By Marian Klamer
Teiwa is a non-Austronesian ('Papuan') language spoken at the island of Pantar, in japanese Indonesia, situated simply north of Timor island. It has approx. 4,000 audio system and is very endangered. whereas the non-Austronesian languages of the Alor-Pantar archipelago are basically regarding one another, as indicated by means of the various obvious cognates and the very comparable pronominal paradigms stumbled on around the team, their genetic dating to different Papuan languages is still debatable. positioned a few 1,000 km from their putative Papuan acquaintances at the New Guinea mainland, the Alor-Pantar languages are the main far-off westerly Papuan outliers. A grammar of Teiwa offers a grammatical description of 1 of those 'outlier' languages. The booklet is established as a reference grammar: after a basic advent at the language, it audio system and the linguistic scenario on Alor and Pantar, the grammar builds up from an outline of the language's phonology and notice sessions to its greater grammatical parts and their mutual family: nominal words, serial verb buildings, clauses, clause combos, and knowledge constitution. whereas many Papuan languages are morphologically complicated, Teiwa is nearly analytic: it has just one paradigm of item marking prefixes, and one verbal suffix marking realis prestige. different typologically attention-grabbing positive factors of the language contain: (i) the presence of uvular fricatives and prevents, that is strange for languages of jap Indonesia; (ii) the absence of trivalent verbs: transitive verbs decide upon a unmarried (animate or inanimate) item, whereas the extra player is expressed with a separate predicate; and (iii) the absence of morpho-syntactically encoded embedded clauses. A grammar of Teiwa relies on fundamental box facts, gathered through the writer in 2003-2007. a range of glossed and translated Teiwa texts of varied style
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Extra resources for A Grammar of Teiwa
Teiwa has no morpho-syntactically marked passive construction. Agent subjects may be pragmatically ‘back-grounded’ by using the generic noun hala ‘others, unknown people’. Hala expresses an unspecified subject (cf. Keenan and Dryer 2007a: 354). An illustration is (17). An alternative English translation of this sentence would be one with a passive: ‘He was given raw rice, some water was brought [to him], he was told to eat’. others gave him raw rice, yir la pin ma hala wa qau ga-soi na... ’ Note that in such constructions, hala is the grammatical subject: it occurs in subject position, and the morpho-syntax of the sentence is identical to main declarative clauses with an overt subject.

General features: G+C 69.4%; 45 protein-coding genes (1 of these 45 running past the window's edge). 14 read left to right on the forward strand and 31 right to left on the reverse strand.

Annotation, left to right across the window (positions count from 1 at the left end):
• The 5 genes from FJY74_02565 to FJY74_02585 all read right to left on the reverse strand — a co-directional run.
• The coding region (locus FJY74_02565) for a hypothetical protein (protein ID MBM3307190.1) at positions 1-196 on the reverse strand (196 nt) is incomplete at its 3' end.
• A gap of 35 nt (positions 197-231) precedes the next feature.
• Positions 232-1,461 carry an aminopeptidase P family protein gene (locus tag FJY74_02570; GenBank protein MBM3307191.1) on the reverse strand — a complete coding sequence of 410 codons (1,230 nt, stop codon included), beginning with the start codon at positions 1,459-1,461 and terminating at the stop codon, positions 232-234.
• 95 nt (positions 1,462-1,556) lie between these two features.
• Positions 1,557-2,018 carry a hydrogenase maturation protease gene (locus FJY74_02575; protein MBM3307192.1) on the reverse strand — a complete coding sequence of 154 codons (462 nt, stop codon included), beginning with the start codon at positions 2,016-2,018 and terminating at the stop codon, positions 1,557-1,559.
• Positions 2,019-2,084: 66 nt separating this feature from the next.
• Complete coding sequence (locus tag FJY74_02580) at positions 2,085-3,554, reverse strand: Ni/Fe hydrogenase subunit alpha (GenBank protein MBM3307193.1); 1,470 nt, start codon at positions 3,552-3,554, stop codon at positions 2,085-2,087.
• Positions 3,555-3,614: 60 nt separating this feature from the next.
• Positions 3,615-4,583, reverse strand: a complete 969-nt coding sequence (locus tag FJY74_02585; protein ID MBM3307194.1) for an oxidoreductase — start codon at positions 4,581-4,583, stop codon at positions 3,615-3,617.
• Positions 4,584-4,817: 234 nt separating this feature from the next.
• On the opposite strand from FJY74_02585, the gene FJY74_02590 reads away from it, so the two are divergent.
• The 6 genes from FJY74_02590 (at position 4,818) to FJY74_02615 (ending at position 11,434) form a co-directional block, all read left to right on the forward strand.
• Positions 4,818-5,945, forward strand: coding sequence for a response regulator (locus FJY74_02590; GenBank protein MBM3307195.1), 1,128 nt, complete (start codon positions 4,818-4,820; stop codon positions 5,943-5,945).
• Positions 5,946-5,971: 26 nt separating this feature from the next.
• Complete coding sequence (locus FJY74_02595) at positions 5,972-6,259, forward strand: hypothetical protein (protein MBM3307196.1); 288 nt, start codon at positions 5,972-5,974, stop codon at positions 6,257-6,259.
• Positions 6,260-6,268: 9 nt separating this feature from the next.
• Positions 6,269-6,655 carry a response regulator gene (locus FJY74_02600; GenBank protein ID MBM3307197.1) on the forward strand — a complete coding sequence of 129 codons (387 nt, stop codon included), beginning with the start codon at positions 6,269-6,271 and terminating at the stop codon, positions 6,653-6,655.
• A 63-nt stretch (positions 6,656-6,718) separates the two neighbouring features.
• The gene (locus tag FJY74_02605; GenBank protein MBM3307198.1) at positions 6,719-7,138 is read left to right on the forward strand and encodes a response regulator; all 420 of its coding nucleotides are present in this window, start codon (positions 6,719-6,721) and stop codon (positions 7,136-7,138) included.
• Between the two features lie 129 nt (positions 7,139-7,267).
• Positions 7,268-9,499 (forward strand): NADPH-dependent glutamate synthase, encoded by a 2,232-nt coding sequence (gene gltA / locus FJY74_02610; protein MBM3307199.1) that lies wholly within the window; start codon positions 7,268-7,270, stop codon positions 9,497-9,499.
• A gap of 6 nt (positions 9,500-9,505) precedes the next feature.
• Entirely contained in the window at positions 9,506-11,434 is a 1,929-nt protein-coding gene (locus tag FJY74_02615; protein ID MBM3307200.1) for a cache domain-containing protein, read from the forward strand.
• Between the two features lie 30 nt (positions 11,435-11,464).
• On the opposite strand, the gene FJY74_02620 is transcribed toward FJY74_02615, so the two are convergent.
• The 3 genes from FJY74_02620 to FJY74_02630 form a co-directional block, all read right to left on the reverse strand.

2009). 7. 6. 21 Austronesian and non-Austronesian (‘Papuan’) language families in E Indonesia, after Ross (2005: 10, 31). 22 1. Introduction While the Alor-Pantar languages are clearly non-Austronesian, their long distance genetic relationship to other non-Austronesian/Papuan languages remains controversial. Located some 1,000 km from their nearest Papuan neighbour on the New Guinea mainland, they are are considered the most distant westerly Papuan outlier. Papuan languages are both lexically and morpho-syntactically a highly heterogeneous group, and due to lack of shared vocabularies, the familiar methods of lexical comparison are often hard to apply in comparative studies of these languages.
Within the heterogeneous group of Papuan languages, various genealogical units have been suggested. Wurm (1982) proposed five major phyla of ‘Papuan’ languages (as well as six minor ones and a number of isolates). g. Foley 1986) suggest that there are at least 60 different Papuan families, some consisting of only a few members or even isolates. The largest family of Papuan languages that has been proposed is the Trans New Guinea (TNG) family, with about 300 languages (Ross 1995b, 2005). With two million speakers, this family comprises about half the Papuan speaking population (Foley 2000:363).
A Grammar of Teiwa by Marian Klamer